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Ohio ‘Appears’ to Be First US State to Accept Bitcoin for Taxes, WSJ Report


The U.S. state of Ohio is poised to become the first state to accept Bitcoin (BTC) as tax payment, the Wall Street Journal (WSJ) reports today, Nov. 25.

As the WSJ writes, the move initially applies only to businesses, with plans to extend the offering to individual taxpayers in future. Starting this week, Ohio-based businesses will be able register to pay all of their taxes in the leading cryptocurrency. The payments are reportedly set to be processed via crypto payments service BitPay.

As the WSJ reports, the crypto-friendly move was initiated by state Treasurer Josh Mandel, who told reporters he is looking to “plan[t] a flag” for Ohio in terms of national cryptocurrency adoption:

“I do see [bitcoin] as a legitimate form of currency.”

Mandel also told the publication that he is “confident that this cryptocurrency initiative will continue” after his term ends this January. As an elected state official, Mandel told journalists that he is able to decide that his office will accept the digital currency “without approval from the legislature or governor,” the WSJ reports.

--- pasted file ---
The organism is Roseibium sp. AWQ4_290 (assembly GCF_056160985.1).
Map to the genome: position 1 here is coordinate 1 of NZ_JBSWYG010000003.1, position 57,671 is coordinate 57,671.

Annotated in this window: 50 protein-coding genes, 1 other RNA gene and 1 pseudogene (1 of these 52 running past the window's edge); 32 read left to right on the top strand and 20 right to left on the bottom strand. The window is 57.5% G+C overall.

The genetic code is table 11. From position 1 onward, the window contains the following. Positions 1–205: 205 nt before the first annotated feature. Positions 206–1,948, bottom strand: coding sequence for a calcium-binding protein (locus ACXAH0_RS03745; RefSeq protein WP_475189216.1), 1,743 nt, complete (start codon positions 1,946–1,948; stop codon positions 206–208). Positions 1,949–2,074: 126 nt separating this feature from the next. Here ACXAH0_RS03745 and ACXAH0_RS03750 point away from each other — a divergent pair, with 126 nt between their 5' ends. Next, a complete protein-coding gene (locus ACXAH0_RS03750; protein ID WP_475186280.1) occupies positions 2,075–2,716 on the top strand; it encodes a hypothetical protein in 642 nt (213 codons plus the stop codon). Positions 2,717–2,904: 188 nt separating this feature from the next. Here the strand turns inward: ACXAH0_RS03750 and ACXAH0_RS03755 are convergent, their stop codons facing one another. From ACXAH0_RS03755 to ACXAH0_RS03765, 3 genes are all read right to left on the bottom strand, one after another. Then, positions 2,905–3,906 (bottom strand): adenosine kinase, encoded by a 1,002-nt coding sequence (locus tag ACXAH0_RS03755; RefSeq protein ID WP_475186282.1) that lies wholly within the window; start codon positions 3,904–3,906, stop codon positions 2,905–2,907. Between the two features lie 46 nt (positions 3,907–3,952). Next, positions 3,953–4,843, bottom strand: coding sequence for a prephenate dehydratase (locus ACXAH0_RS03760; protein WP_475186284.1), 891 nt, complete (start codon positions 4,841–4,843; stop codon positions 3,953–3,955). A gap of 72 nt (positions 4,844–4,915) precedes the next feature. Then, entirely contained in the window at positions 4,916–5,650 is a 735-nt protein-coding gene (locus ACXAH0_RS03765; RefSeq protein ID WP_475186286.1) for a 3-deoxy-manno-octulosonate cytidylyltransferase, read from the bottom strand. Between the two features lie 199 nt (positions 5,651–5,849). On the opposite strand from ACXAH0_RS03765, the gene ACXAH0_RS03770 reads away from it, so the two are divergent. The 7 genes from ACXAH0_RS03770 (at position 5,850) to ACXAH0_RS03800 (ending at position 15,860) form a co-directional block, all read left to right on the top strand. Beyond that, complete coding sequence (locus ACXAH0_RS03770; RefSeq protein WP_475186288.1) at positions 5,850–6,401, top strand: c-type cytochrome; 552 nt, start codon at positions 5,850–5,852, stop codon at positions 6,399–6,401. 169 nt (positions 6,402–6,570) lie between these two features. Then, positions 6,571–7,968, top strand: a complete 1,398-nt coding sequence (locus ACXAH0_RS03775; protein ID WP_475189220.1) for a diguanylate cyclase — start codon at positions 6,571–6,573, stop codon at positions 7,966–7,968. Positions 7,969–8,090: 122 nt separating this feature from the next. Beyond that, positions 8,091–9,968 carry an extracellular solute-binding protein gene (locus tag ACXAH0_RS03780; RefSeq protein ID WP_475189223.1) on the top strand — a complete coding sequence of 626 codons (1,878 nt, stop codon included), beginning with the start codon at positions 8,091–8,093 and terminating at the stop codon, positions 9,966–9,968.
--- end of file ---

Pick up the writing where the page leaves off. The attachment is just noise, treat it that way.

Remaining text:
In contrast, several bills in other U.S. states in the past year that propose accepting crypto for taxes have been initiated, but state lawmakers have delayed their final passing.

As Cointelegraph reported in May, the Arizona House of Representatives had passed a tax bill that would allow citizens to pay their taxes using cryptocurrencies, but following the vote, the initiative has been stymied with amendments.

In February, the U.S. state of Georgia also had introduced a bill to accept cryptocurrencies as a valid form of payment for state taxes and licenses. At press time, the bill’s status reads “25% progression, died in committee.”





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